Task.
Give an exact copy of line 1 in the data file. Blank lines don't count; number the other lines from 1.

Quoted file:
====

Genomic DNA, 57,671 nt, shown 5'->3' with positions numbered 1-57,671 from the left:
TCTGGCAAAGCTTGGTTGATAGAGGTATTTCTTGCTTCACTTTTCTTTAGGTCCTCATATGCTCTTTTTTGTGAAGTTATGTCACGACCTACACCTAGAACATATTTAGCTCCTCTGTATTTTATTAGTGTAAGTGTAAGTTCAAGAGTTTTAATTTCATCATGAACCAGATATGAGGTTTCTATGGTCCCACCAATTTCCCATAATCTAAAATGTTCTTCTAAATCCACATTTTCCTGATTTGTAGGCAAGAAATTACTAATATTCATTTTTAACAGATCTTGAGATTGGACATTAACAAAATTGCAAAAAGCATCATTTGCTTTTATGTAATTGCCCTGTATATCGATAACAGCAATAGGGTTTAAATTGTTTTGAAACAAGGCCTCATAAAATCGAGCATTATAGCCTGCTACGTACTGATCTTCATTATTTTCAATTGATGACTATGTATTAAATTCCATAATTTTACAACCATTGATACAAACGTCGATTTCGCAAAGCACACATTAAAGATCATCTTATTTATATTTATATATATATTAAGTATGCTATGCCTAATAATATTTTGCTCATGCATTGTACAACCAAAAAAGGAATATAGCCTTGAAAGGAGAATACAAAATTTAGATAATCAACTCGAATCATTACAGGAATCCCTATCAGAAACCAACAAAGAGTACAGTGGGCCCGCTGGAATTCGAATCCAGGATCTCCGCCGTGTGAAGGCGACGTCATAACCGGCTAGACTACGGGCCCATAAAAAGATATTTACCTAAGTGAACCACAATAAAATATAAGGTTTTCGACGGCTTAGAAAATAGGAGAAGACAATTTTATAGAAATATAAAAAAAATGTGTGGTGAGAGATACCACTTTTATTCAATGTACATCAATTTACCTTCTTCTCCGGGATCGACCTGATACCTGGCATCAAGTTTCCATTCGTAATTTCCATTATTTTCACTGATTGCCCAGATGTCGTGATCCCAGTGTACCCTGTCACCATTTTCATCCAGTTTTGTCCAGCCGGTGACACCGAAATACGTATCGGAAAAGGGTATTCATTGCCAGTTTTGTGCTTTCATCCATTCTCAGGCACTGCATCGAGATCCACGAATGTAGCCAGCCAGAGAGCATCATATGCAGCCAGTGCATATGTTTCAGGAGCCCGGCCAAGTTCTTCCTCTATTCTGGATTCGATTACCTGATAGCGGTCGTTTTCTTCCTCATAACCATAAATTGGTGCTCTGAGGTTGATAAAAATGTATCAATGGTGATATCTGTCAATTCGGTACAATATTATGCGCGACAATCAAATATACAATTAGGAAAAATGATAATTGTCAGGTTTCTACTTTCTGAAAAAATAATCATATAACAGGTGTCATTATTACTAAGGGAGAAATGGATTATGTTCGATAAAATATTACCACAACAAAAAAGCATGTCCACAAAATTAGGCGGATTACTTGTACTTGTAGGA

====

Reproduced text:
Genomic DNA, 57,671 nt, shown 5'->3' with positions numbered 1-57,671 from the left: